You may think our digestive system is relatively simple. Food goes in, is broken down into nutrients that are absorbed, and then the waste is excreted. While that is true, emerging research has found that our gut has far-reaching effects on our entire body. In fact, gut health is so important that some medical professionals believe if your gut isn’t healthy, you won’t be healthy. You may be wondering how that is possible.
It all starts with the trillions of bacteria living in our digestive tract (gut). They make up what is commonly referred to as gut microflora or gut microbiome. A person has about 300 to 500 different species of bacteria in their digestive tract. These microbes are important for so many reasons. Aside from helping us digest and obtain energy from food, they also impact our brains, hearts, immune systems, and more. Read on to learn the ways these gut bacteria impact your health.
- The Immune System The gut microbiome is ground zero for our immune system. The gut helps build and boost the body’s immune system and helps protect against infection by communicating with immune system cells. In healthy people, beneficial flora in the small intestine produces useful chemicals that kill viruses, bacteria, and fungi. These chemicals also help create an environment in the intestine that makes it hard for bad bacteria to survive. It’s also thought that an unhealthy gut may increase systemic inflammation and alter the proper functioning of the immune system which can lead to autoimmune diseases, where the body attacks itself rather than harmful invaders.
- Digestive Health The good bacteria in your gut produces enzymes that help with digestion, nutrient absorption, and more. But when the gut’s bacteria is out of balance, you can experience various gastrointestinal problems. Stomach disturbances like gas, bloating, constipation, diarrhea, and heartburn can all be signs of an unhealthy gut. It’s thought that food intolerances (different than food allergies) may be caused by the poor quality of bacteria in the gut. This can lead to difficulty digesting the trigger foods and unpleasant symptoms such as bloating, gas, diarrhea, abdominal cramps, etc.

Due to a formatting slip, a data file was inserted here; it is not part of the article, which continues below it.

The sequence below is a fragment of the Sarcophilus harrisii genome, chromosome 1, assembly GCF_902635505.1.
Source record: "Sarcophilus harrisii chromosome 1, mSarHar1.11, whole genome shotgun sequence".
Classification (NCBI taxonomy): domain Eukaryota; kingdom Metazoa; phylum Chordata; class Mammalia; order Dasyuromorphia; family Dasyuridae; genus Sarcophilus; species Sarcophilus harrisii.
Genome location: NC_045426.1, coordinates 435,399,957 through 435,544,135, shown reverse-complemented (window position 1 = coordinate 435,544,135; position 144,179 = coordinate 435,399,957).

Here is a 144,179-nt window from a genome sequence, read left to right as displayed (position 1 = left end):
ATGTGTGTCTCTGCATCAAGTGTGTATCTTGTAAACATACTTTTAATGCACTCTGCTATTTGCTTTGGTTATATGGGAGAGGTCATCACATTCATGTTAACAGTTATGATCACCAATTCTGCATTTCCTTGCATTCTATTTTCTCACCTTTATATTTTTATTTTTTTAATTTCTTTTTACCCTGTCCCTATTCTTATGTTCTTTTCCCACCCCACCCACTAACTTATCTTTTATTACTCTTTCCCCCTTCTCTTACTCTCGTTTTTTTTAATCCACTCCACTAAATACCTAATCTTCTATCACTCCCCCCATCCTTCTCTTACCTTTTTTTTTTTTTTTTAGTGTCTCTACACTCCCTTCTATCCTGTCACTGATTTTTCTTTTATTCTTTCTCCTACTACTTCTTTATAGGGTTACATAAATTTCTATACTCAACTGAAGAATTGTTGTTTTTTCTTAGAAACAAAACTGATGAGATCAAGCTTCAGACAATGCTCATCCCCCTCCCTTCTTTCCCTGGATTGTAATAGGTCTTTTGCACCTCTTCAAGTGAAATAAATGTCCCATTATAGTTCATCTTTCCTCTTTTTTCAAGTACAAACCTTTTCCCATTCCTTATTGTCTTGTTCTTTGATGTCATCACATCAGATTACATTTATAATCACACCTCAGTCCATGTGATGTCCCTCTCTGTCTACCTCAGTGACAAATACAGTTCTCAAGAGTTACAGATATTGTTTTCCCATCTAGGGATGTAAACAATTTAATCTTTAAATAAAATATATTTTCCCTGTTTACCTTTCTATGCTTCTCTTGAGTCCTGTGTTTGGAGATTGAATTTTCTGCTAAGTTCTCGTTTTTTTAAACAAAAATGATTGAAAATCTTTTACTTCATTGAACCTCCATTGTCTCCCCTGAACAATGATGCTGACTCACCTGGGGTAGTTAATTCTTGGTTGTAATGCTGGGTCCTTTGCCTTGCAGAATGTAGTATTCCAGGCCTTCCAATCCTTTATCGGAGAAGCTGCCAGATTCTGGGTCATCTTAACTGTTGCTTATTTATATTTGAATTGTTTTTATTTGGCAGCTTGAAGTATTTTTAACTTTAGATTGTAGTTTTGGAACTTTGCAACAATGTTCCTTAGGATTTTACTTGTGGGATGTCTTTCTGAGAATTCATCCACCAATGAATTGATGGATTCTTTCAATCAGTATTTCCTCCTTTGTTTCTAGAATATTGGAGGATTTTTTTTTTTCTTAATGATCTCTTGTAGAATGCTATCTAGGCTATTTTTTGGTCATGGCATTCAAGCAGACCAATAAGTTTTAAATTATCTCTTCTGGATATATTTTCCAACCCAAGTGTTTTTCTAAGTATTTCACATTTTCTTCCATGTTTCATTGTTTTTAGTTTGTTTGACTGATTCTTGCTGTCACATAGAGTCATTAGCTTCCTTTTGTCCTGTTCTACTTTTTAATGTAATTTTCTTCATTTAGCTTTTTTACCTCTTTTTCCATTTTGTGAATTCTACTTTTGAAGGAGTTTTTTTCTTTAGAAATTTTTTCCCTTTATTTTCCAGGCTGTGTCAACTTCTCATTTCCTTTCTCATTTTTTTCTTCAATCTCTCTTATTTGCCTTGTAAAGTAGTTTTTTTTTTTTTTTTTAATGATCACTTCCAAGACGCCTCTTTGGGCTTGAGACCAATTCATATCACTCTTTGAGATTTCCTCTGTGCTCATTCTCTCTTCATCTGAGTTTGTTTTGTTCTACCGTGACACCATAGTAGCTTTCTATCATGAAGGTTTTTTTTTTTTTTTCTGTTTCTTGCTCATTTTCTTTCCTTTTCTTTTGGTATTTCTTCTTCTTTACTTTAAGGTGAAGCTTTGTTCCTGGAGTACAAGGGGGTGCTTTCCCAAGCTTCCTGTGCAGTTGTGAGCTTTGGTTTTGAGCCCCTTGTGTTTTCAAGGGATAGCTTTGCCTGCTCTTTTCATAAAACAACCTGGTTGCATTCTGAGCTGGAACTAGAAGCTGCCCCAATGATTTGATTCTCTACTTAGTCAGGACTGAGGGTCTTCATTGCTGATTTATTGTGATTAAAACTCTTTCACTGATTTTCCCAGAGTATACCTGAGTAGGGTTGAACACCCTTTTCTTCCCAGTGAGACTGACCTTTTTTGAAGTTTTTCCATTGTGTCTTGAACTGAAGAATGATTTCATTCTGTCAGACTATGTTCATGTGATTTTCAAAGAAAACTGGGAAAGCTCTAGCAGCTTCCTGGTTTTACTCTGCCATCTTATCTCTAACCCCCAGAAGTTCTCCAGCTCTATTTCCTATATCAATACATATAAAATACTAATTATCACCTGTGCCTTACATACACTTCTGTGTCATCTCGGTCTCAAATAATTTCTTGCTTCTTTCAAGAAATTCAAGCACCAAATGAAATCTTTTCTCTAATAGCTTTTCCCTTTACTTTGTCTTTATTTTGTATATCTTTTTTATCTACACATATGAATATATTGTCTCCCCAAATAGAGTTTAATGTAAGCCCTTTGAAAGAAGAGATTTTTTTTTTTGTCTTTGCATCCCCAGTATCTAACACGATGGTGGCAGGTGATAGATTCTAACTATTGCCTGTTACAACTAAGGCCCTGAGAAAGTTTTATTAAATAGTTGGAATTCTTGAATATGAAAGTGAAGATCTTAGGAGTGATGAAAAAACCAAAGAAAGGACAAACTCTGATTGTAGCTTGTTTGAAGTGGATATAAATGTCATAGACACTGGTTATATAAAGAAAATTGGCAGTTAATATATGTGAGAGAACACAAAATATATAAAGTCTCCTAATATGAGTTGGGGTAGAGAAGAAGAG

- Brain Health Have you ever felt nervous about a certain situation and gotten “butterflies” in your stomach? Or been under stress and felt stomach cramps or an upset stomach? There’s a reason for this. Your brain and gastrointestinal tract are intimately connected. Your thoughts and emotions have a direct effect on your stomach and intestines. Scientists call the way the brain and gut communicate the “gut-brain axis”. Research into this field of study has linked many psychiatric disorders to changes in the microbial environment. In fact, research has shown that boosting these healthy bacteria may help to prevent or at least manage certain mood disorders, including anxiety and depression.
- Obesity and Weight Gain Gut bacteria plays a role in the body’s metabolism and can affect how your food is digested. Your body also produces a number of different hormones that affect your appetite, including leptin, ghrelin, and peptide YY (PYY). Some studies have shown that different bacteria in the gut can affect how fat is stored and how much of these hormones are produced which will determine when you feel hungry or full. Thus, a healthy gut bacteria may be important for maintaining a healthy weight.
- Heart Health Certain types of gut bacteria convert nutrients commonly found in red meat such as carnitine and choline, into a problematic substance called trimethylamine N-oxide (TMAO, for short). Unfortunately, elevated levels of TMAO are associated with a higher risk of heart disease and early death, according to a June 2018 article in the Journal of the American Medical Association.
As you can see, the health of your gut has a profound impact on your health in many ways. Ensuring you have a proper supply of good bacteria by consuming probiotic-rich foods and/or probiotic supplements can help ensure you stay healthy from the inside out. Have questions on what supplements you should take daily? Take our supplement quiz!
Robertson, R. (2022, January 19). How your gut bacteria can influence your weight. Healthline. Retrieved May 19, 2022, from https://www.healthline.com/nutrition/gut-bacteria-and-weight
Robertson, R. (2017, June 27). Why the gut microbiome is crucial for your health. Healthline. Retrieved May 19, 2022, from https://www.healthline.com/nutrition/gut-microbiome-and-health
The brain-gut connection. Johns Hopkins Medicine. (2021, November 1). Retrieved May 19, 2022, from https://www.hopkinsmedicine.org/health/wellness-and-prevention/the-brain-gut-connection
Zhang, Y.-J., Li, S., Gan, R.-Y., Zhou, T., Xu, D.-P., & Li, H.-B. (2015). Impacts of gut bacteria on human health and diseases. International Journal of Molecular Sciences, 16(12), 7493–7519. https://doi.org/10.3390/ijms16047493